Reducing risks of MES investments

Nov. 26, 2019
Study Finding: MES systems are proving results in less than three months.

By Darren Riley, strategic manufacturing consultant & digital transformation coach at Dassault Systèmes and chair of MESA International’s ROI Justification Working Group

For the past seven years there has not been a more thorough review of the value and benefit that MES systems and their capabilities bring to manufacturers/producers than the joint study conducted by MESA and Gartner.

The research ensures a realistic portrayal of financial impact that MES brings because it looks in the rear-view mirror of exactly what value and impact has been accomplished, rather than projected benefits.

Here’s a look at some of the findings:

MES systems proving results in less than three months

Perhaps the most consistent results from the joint MESA Gartner study has come in the form of benefits realized. Quality has consistently remained as the number-one business criterion upon which MES systems are justified. MES systems have proven to be able to deliver results in less than three months, including quality metrics and benefits. Visibility of operations, reporting-lag reduction and regulatory and compliance benefits round out the top factors in benefit realization. This is an important factor in demonstrating to stakeholders the ROI of MES investments. 

Operational staff are usually skeptical that benefits can be realized in such a short time. Promises have been made by varying classes of solutions about fast returns. Industries that have different operating margins will track the speed at which benefits arrive; we can conclude that the lower-margin industries, which closely track cost of goods sold, will be in the best position to not only see improved operational velocity but be fully accountable to the ensuing benefits. By looking back at real project performance and results, MESA and Gartner have been able to reduce the risk that plagues enterprise-wide investments such as MES.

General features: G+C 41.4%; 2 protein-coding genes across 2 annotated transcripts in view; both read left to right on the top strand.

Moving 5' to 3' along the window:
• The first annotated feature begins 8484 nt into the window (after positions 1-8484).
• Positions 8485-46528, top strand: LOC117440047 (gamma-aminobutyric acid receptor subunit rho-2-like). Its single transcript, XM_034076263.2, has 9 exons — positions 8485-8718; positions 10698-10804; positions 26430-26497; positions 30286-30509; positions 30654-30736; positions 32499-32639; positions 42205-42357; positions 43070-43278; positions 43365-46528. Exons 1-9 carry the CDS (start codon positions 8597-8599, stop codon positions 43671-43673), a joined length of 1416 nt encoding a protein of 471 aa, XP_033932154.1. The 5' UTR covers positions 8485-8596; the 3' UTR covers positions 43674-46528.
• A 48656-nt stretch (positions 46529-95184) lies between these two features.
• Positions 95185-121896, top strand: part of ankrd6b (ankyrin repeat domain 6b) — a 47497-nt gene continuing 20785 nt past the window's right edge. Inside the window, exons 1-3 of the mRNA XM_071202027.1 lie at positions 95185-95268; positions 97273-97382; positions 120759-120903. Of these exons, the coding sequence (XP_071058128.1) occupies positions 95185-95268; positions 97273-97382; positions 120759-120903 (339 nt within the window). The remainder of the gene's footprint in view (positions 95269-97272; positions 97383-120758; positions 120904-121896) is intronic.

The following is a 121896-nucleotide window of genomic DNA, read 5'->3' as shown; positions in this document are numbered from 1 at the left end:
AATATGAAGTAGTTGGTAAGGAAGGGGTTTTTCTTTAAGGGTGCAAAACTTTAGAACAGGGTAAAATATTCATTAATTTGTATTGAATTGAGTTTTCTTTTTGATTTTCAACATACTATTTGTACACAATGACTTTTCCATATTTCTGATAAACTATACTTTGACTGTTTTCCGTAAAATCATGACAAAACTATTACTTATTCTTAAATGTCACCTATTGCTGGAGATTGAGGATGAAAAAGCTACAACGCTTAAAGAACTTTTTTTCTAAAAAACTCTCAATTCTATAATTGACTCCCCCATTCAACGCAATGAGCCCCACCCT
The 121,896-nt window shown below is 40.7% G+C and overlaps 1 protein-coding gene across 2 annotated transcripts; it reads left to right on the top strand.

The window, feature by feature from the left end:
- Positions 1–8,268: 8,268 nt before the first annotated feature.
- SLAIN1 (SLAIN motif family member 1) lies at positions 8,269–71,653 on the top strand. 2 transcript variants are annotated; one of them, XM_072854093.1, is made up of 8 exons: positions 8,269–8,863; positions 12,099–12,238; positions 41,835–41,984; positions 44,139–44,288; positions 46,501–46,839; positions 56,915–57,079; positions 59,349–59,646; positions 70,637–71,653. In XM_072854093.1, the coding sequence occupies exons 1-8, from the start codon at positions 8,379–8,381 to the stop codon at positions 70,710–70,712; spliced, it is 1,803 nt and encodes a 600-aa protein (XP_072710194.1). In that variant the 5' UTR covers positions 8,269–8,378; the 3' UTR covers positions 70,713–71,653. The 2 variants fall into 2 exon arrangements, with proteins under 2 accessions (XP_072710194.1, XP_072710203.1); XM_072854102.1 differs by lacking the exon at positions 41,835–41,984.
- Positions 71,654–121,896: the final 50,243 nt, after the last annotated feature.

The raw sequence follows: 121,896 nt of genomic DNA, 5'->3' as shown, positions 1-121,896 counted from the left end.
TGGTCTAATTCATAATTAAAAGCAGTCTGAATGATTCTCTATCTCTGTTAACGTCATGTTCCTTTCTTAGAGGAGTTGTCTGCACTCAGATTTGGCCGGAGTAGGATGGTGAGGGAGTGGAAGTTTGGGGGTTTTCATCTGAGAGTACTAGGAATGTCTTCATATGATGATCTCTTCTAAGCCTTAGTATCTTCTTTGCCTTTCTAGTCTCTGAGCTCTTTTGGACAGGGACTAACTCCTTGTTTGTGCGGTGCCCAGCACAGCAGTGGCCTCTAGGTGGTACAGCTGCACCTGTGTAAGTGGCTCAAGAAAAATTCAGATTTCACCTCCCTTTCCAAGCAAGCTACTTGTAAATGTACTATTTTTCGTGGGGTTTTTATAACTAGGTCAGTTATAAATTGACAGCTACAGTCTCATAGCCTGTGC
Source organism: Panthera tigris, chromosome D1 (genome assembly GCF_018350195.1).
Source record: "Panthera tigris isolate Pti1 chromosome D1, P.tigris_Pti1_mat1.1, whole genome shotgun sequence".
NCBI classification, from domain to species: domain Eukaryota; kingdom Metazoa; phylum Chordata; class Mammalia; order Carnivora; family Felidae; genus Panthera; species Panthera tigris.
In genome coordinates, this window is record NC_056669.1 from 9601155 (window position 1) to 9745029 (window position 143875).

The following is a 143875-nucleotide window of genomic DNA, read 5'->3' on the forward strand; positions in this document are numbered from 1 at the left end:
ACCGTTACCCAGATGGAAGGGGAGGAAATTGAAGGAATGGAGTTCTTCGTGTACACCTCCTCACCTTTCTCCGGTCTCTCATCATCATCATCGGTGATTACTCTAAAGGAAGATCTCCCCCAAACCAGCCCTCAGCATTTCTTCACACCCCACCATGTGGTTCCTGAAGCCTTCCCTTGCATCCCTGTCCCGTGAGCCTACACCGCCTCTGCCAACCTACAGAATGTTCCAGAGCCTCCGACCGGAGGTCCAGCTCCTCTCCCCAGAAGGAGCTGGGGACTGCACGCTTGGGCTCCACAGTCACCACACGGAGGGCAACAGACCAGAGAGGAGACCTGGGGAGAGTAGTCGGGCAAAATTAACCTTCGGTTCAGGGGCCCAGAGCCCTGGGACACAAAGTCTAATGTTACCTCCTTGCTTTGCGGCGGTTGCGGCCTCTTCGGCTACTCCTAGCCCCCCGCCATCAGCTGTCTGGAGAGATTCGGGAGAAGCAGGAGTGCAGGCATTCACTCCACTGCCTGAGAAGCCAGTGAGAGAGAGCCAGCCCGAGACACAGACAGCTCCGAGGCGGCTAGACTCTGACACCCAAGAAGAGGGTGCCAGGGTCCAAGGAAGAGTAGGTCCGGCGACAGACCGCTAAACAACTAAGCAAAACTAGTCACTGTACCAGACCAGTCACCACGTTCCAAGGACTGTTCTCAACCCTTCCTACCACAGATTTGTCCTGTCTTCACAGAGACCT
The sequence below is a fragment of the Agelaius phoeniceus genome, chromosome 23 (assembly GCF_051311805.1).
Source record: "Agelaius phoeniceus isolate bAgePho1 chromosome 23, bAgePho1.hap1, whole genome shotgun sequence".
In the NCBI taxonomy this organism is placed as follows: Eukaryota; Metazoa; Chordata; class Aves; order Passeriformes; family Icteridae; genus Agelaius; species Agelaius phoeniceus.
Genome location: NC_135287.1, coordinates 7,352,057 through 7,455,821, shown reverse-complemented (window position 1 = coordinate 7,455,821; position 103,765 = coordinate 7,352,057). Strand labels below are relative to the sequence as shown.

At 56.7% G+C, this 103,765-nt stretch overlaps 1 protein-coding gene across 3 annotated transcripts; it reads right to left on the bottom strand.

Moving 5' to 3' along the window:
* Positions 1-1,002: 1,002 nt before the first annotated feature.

Unleashed value in COE

A second trend that has remained consistent over the past few years depends on the center of excellence (COE) concept. A COE strives to bring a multi-dimensional, cross-functional perspective to MES and MOM deployments. This oversight-and-governance model is seen as requisite for multi-site or global deployment models.

Over the years of the survey, this figure has remained small, with this year’s stats showing only a small percentage (27%) who do not use a MES COE. But best practices in the structuring and daily execution of the COE remain important. The recent survey shows that 81% of respondents indicate there is more value to be seen from their COE.

MESA has developed a detailed guidebook that outlines not only best practices in justification methods and the proper organizational structure of the project team, but also provides a methodology for ideal selection of KPIs and suggests potential benefits that could be realized with a properly trained project team and COE.

By combining the planning and definition guidance from the MESA ROI Guidebook with the most recent results from the joint MESA/Gartner study, a realistic business case can be built for program investments that current stakeholders can rely on and then define for the realization of those same benefits.

Still wary of the cloud

The 2018 research indicates a slow adoption of cloud-based solutions due to the sensitivity of data tied to the production processes. Why? Manufacturers/producers have traditionally wanted to secure these activities and performance to on-premise deployment models. While the cloud may work for CRM, ERP and selected components of PLM, the operational details of quality, production and in general order fulfillment metrics are still held close to the vest.